Services and contact information
Permits and notifications - Period-based work - yleistä
Pursuant to the Working Hours Act, employees’ regular working hours must not, as a rule, exceed eight hours in each 24-hour period or 40 hours per week. The regular weekly working hours of an employee can also be arranged in such a way that they average 40 hours over a period of no more than 52 weeks.
The Working Hours Act also specifies certain sectors of the economy where working hours can be period-based. In the case of period-based work, working hours should, as a rule, be arranged so as to not exceed 120 hours in any three-week period or 80 hours during any two-week period.
Occupational safety and health authorities can also, in special circumstances, permit employers to introduce period-based working hours for jobs other than those listed in the Working Hours Act, if a period-based schedule is necessary in order to organise work in a practical way.
A derogation permit for the use of period-based work can be sought from the Division of Occupational Safety and Health of the Regional State Administrative Agency for Southwestern Finland. Contact information.
If you submit the application via e-mail, it is recommended that you use the secure connection of the regional state administrative agency. Use the encrypted e-mail connection at least when sending data which contains confidential or otherwise sensitive information. The form itself is in Finnish. Secure e-mail
Form (pdf, in Finnish): Application: Derogation permit for the use of period-based work
A decision on an application can only be taken once the shop steward or an elected representative has been heard. If there is no such representative at the workplace, the occupational safety and health representative must be allowed to comment on the application. In the absence of any kind of personnel representative, each of the affected employees must be reserved an opportunity to express their view.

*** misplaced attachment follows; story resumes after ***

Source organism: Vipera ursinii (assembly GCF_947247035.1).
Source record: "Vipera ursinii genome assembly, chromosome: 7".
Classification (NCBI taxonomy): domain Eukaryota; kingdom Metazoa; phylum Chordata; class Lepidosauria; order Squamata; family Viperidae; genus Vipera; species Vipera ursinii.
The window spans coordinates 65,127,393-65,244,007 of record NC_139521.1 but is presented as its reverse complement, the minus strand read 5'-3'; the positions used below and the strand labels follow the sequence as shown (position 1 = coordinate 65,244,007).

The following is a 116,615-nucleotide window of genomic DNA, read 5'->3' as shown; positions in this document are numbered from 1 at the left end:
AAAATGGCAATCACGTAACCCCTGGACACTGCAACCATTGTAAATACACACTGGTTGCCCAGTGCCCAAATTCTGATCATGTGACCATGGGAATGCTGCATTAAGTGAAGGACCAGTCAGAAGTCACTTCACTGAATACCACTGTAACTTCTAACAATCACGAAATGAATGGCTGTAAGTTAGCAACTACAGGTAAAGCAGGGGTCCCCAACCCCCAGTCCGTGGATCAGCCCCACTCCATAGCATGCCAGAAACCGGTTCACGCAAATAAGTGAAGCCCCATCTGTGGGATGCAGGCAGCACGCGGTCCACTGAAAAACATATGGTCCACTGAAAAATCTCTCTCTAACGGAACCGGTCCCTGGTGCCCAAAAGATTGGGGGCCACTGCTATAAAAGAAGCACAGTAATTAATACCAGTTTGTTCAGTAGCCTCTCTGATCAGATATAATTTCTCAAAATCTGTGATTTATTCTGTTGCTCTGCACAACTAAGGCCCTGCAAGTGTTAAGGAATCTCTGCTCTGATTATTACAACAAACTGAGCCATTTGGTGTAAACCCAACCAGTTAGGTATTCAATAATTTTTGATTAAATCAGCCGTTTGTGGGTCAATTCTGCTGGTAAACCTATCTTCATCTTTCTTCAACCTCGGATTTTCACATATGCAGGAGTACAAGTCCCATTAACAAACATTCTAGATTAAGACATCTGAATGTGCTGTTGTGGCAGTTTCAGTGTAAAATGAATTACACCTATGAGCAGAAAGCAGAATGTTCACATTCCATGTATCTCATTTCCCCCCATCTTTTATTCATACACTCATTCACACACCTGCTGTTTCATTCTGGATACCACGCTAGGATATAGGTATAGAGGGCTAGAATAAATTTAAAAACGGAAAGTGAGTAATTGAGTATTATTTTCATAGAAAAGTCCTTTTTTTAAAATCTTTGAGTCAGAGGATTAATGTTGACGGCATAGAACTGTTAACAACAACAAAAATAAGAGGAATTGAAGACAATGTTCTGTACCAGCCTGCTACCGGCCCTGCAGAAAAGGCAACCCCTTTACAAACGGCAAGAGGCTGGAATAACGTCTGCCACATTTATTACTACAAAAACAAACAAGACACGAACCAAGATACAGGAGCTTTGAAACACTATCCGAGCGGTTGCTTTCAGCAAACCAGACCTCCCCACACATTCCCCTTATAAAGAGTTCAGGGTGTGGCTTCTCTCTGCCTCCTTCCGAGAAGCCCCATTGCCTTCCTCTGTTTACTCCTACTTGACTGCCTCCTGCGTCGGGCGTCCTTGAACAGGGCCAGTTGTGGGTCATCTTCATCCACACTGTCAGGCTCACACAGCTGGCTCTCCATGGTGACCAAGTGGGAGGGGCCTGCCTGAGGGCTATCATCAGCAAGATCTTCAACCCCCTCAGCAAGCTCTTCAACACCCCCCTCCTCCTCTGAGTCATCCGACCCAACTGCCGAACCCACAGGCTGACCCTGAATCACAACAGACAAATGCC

Extensions to derogation permit
Unless there has been a significant change in the employees’ working conditions since a permit was granted, either the employer or the shop steward or another representative of the employees within the meaning of section 36 of the Working Hours Act can decide on extensions to the derogation permit granted for a limited period. However, the parties cannot agree to extend a temporary derogation permit granted before 1 January 2020. In this case, a new request for permit must be made in order to extend period-based work.
In situations where it is possible to extend the permit by agreement, but no contract arises, the employer may submit a new request for permit to the occupational safety and health authorities.